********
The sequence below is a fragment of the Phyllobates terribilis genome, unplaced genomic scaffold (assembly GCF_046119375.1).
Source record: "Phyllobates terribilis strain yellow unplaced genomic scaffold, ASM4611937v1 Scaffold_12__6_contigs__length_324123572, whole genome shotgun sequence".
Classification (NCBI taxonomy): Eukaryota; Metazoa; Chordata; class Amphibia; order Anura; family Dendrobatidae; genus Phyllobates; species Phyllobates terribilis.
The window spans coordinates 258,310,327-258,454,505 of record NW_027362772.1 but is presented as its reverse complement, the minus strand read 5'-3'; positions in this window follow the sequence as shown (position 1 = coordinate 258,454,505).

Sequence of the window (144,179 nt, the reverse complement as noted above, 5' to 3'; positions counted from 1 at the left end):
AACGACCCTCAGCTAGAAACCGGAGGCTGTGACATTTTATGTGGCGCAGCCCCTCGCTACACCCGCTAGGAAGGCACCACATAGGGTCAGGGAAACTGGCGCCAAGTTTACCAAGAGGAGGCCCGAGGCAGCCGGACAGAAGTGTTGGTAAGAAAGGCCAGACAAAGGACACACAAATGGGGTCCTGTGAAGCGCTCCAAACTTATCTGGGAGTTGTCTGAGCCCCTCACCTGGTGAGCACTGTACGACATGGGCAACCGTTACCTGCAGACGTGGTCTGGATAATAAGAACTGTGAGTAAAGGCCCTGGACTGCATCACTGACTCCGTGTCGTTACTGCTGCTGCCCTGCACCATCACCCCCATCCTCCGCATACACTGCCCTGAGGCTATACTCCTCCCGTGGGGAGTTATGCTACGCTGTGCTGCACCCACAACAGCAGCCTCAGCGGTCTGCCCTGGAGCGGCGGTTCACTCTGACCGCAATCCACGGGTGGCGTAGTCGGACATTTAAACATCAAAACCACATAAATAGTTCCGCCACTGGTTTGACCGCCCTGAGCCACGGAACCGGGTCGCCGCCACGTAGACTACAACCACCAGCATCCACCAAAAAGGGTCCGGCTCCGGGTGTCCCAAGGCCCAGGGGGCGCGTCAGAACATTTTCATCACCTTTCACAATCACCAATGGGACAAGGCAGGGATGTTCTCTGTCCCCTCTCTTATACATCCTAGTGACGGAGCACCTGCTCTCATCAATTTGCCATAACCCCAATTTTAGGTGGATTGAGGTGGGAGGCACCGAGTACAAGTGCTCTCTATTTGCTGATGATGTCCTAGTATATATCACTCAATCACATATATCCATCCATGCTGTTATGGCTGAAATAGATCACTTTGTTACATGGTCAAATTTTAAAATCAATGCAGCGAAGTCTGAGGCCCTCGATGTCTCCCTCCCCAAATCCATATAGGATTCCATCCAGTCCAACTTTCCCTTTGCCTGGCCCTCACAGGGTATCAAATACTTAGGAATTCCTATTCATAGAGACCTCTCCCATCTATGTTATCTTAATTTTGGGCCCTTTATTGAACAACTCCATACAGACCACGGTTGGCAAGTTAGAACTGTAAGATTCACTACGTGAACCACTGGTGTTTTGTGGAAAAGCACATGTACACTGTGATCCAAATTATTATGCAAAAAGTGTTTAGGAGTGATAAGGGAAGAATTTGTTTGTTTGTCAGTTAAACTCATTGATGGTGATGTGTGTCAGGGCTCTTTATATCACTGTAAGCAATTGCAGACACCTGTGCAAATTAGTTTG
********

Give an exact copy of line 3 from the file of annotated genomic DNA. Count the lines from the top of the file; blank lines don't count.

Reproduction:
Classification (NCBI taxonomy): Eukaryota; Metazoa; Chordata; class Amphibia; order Anura; family Dendrobatidae; genus Phyllobates; species Phyllobates terribilis.